For example, Christian theology makes the moral claim that Christians should be engaged in seeking the welfare of the poor. Economics provides evidence for how best that should take place. Or, to state it differently, theology provides the telos for the method of economics. When political science, public policy, sociology, and economics claim to provide both the definition of the common good and the method for attaining to the common good, they transgress into the area of applied theology, or ethics. When discipline failure like that happen, the result is the current elevation of politics, economics, and sexuality to the status of summum bonum for society. That, as we see around us, is a guarantee of the pursuit of anything but a true common good.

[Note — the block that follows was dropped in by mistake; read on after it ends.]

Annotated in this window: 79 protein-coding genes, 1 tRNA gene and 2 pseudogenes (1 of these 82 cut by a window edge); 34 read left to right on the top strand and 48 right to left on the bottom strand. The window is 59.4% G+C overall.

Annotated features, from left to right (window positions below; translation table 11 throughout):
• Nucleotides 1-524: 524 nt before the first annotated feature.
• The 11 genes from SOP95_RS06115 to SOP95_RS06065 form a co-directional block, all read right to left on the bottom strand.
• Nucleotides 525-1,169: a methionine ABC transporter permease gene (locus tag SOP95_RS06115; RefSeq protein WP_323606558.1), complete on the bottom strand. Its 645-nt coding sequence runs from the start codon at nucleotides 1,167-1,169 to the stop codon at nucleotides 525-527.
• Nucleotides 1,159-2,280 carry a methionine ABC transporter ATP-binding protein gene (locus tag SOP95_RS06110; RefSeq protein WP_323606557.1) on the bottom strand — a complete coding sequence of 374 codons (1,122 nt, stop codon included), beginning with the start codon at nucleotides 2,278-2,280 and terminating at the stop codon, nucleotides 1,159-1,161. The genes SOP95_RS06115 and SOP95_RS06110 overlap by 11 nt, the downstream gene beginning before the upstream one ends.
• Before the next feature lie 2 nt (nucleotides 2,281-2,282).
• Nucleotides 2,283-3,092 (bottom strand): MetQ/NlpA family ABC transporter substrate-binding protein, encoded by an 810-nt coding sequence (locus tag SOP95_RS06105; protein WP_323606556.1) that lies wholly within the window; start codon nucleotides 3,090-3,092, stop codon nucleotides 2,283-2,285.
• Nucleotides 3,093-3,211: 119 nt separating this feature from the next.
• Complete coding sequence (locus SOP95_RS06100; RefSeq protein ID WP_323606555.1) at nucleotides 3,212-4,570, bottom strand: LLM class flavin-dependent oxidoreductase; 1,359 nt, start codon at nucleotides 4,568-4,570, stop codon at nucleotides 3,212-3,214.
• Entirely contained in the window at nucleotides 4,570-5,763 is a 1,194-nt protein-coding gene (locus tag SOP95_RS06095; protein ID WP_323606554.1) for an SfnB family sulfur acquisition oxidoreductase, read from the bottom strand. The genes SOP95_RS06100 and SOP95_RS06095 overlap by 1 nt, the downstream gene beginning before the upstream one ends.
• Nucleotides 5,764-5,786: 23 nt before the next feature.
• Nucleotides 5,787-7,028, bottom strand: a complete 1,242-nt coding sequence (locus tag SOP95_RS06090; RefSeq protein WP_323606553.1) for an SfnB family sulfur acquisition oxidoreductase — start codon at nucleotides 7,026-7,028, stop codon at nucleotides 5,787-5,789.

After Daniel Finn’s editorial introduction, the volume contains eight essays by experts in a variety of disciplines, all making arguments about how their particular discipline contributes to theological arguments about the common good. Chapter One is political scientist, Matthew Carnes, showing how his discipline contributes to a cross-disciplinary discussion through four emphases within Political Science. In the second chapter, Andrew Yuengert asserts that economics can help theologians understand the role of individual choice in seeking the common good. Mary Jo Bane, a public policy specialist, argues in Chapter Three for the contribution of her discipline in helping theologians understand trade-offs implicit in pursuing the common good. In the fourth chapter, Douglas Porpora argues that sociologists have little to say about the constitution of the common good, but have a great deal of expertise in showing how to measure and evaluate the pursuit of those theologically identified ends.